McDonagh v Governor of Mountjoy Prison

JudgeMr. Justice Gerard Hogan
Judgment Date17 February 2016
Neutral Citation[2016] IECA 32
Docket Number[C.A. No. 43 of 2014],No. 2014/43 Exp.
CourtCourt of Appeal (Ireland)
Date17 February 2016

Ryan P.

Hogan J.

Mahon J.


[2016] IECA 32

No. 2014/43 Exp.


Detention – Warrant – Documentary error – Whether detention valid – Remittal to court below

Facts: The applicant had been convicted of using marked motor fuel in his motor car, contrary to s. 102 of the Finance Act 1999. Following his failure to pay a resulting fine, the applicant was imprisoned. The applicant was released by the High Court on the ground that the detention warrant which had been sent to the applicant carried the wrong penalty (?300 instead of ?3,000, a simple administrative lapse). The respondent now appealed that decision.

Held by Hogan J, that the appeal would be allowed and the art 40 application remitted to the Court below to decide in the light of the principles set out by this Court. At that hearing, an application to amend the defective warrant could be considered. On that basis, it was not proposed to consider the validity of the applicant?s detention on the basis of the original documentation.

JUDGMENT of Mr. Justice Gerard Hogan delivered on the 17th day of February 2016

Where during the currency of an application for release under Article 40.4.2 of the Constitution the detainer accepts that the original basis for the detention is no longer valid, in what circumstances (if any) may he or she apply to the High Court to receive fresh evidence by way of order or warrant in order to justify the legality of the detention? That is essentially the question presented on this appeal from the decision of the High Court (Haughton J.) dated 14th November 2014 directing the release of the applicant.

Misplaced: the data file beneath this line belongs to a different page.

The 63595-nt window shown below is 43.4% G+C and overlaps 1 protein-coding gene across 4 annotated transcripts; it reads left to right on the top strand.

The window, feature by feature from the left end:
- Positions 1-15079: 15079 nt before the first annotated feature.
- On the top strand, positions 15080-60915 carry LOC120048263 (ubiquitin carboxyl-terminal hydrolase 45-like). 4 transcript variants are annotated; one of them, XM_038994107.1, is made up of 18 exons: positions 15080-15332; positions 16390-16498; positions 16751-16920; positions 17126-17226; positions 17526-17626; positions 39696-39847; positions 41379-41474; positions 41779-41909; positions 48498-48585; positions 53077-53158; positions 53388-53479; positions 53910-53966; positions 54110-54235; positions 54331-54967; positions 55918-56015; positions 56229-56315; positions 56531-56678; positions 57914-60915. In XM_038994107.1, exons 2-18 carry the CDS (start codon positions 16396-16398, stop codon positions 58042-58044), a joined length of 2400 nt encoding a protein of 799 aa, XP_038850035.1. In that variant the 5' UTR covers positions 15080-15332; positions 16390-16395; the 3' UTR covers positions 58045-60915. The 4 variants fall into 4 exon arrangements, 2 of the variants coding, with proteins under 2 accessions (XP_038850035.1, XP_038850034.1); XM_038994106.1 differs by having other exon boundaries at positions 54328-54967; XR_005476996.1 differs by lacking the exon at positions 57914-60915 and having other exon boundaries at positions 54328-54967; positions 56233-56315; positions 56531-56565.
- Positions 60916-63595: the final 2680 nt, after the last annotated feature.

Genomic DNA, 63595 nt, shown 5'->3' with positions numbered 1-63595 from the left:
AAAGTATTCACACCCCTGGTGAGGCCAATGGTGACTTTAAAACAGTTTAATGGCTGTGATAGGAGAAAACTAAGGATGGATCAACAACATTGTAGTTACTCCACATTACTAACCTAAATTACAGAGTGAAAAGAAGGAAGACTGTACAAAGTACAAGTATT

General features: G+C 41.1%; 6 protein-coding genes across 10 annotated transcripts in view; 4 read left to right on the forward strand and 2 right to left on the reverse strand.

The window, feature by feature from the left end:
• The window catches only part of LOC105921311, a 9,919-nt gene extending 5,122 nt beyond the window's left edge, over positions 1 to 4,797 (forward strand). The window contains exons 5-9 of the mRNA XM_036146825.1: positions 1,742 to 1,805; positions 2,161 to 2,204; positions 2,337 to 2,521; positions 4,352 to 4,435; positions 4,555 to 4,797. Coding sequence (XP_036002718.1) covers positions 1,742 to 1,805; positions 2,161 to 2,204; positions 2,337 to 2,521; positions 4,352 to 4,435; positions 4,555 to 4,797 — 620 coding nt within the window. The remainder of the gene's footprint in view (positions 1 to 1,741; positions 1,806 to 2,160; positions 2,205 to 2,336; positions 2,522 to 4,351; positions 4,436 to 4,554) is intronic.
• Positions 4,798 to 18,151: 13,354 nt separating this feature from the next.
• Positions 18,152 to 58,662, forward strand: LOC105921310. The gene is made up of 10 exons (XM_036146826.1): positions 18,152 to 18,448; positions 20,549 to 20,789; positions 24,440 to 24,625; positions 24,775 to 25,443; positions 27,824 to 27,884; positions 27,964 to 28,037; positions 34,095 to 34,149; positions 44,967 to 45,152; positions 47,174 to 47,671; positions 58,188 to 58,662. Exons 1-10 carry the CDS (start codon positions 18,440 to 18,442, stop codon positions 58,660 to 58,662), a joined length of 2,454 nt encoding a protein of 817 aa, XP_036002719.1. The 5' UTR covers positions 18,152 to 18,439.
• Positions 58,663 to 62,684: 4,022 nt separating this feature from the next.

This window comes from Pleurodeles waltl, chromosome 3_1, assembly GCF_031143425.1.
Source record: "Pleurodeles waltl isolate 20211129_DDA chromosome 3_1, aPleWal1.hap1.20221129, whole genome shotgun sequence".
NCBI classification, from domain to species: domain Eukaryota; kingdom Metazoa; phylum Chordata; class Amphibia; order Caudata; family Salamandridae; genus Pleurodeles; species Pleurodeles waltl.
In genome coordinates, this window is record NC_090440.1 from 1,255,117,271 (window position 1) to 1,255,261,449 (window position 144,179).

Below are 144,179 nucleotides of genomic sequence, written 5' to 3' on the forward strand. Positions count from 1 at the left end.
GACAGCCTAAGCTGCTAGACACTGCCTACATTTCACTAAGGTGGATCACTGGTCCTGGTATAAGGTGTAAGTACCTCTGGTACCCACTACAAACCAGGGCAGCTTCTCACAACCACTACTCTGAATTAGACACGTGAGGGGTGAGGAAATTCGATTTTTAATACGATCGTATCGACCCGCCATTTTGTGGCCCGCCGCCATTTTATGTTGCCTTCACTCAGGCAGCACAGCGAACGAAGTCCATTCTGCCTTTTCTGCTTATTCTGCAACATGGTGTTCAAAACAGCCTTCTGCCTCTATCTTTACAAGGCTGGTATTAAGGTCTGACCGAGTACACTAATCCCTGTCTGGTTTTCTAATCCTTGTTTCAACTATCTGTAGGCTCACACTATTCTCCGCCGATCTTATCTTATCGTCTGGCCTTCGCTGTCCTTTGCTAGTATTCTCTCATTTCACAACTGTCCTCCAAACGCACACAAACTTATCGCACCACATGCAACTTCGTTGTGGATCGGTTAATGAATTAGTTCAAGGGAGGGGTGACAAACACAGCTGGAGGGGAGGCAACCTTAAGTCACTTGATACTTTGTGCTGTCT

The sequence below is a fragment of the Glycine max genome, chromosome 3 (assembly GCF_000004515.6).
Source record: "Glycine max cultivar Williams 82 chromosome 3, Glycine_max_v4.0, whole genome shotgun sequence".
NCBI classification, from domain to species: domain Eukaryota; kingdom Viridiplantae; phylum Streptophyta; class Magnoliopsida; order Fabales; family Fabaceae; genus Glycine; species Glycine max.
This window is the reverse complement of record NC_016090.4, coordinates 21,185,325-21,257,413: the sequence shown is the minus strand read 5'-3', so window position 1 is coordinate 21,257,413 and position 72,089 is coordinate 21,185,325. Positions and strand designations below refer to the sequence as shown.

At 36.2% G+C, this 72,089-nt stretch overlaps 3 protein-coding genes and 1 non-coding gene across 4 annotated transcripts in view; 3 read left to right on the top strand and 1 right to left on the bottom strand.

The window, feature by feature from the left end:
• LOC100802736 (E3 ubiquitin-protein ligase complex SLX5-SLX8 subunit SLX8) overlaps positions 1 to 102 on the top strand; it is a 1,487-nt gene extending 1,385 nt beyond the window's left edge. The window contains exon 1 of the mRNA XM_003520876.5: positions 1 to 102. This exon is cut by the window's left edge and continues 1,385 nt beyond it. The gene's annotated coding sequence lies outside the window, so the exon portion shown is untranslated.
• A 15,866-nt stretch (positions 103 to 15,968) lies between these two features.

Although it must be accepted that by reason of supervening events the appeal to this Court had become moot, this Court has already decided that this appeal should nonetheless proceed, if only by way of exception to the mootness doctrine: see McDonagh v. Governor of Mountjoy Prison [2015] IECA 71.

The background to the application

In order to understand the manner in which the legal issues presented by this application properly arise, it is first necessary to set out the factual background. The applicant in these Article 40 proceedings, Mr. McDonagh, was convicted in his absence in the District Court on 18th December 2013 of the offence of using marked motor fuel in his motor car, contrary to s. 102 of the Finance Act 1999 (as amended). While it appears that the District Court decided to impose a fine of ?3,000 and, in default of payment, a sentence of 90 days' imprisonment, it is also agreed that the warrant which actually issued from that Court did not accurately reflect these details.


According to the affidavits filed in these proceedings, it is stated that Mr. McDonagh had arrived late for the District Court, but he was informed by court officials that he had been fined ?3,000. At all events, the fine which was recorded in the Courts Service system was one of ?300 rather than ?3,000. A fines notes was later issued to Mr. McDonagh which recorded the sum which was payable as ?300.